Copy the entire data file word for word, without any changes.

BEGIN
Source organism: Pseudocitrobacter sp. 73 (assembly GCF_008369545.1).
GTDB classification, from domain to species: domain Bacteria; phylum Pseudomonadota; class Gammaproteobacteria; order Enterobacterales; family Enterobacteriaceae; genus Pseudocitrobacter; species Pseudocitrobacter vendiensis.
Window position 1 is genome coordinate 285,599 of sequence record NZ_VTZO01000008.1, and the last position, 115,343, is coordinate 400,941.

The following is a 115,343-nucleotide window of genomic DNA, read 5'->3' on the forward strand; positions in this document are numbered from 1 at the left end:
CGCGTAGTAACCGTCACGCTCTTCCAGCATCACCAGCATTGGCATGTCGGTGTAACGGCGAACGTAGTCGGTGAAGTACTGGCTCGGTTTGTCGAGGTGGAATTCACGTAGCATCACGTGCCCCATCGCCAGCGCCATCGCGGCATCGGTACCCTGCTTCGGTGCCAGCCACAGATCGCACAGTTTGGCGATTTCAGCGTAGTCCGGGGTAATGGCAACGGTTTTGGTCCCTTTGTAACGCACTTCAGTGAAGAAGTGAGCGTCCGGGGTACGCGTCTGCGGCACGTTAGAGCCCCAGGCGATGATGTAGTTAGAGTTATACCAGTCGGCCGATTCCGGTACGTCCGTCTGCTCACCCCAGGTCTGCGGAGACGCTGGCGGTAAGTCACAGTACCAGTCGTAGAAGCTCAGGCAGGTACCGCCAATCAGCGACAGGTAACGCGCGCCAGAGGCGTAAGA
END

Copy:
Source organism: Pseudocitrobacter sp. 73 (assembly GCF_008369545.1).
GTDB classification, from domain to species: domain Bacteria; phylum Pseudomonadota; class Gammaproteobacteria; order Enterobacterales; family Enterobacteriaceae; genus Pseudocitrobacter; species Pseudocitrobacter vendiensis.
Window position 1 is genome coordinate 285,599 of sequence record NZ_VTZO01000008.1, and the last position, 115,343, is coordinate 400,941.

The following is a 115,343-nucleotide window of genomic DNA, read 5'->3' on the forward strand; positions in this document are numbered from 1 at the left end:
CGCGTAGTAACCGTCACGCTCTTCCAGCATCACCAGCATTGGCATGTCGGTGTAACGGCGAACGTAGTCGGTGAAGTACTGGCTCGGTTTGTCGAGGTGGAATTCACGTAGCATCACGTGCCCCATCGCCAGCGCCATCGCGGCATCGGTACCCTGCTTCGGTGCCAGCCACAGATCGCACAGTTTGGCGATTTCAGCGTAGTCCGGGGTAATGGCAACGGTTTTGGTCCCTTTGTAACGCACTTCAGTGAAGAAGTGAGCGTCCGGGGTACGCGTCTGCGGCACGTTAGAGCCCCAGGCGATGATGTAGTTAGAGTTATACCAGTCGGCCGATTCCGGTACGTCCGTCTGCTCACCCCAGGTCTGCGGAGACGCTGGCGGTAAGTCACAGTACCAGTCGTAGAAGCTCAGGCAGGTACCGCCAATCAGCGACAGGTAACGCGCGCCAGAGGCGTAAGA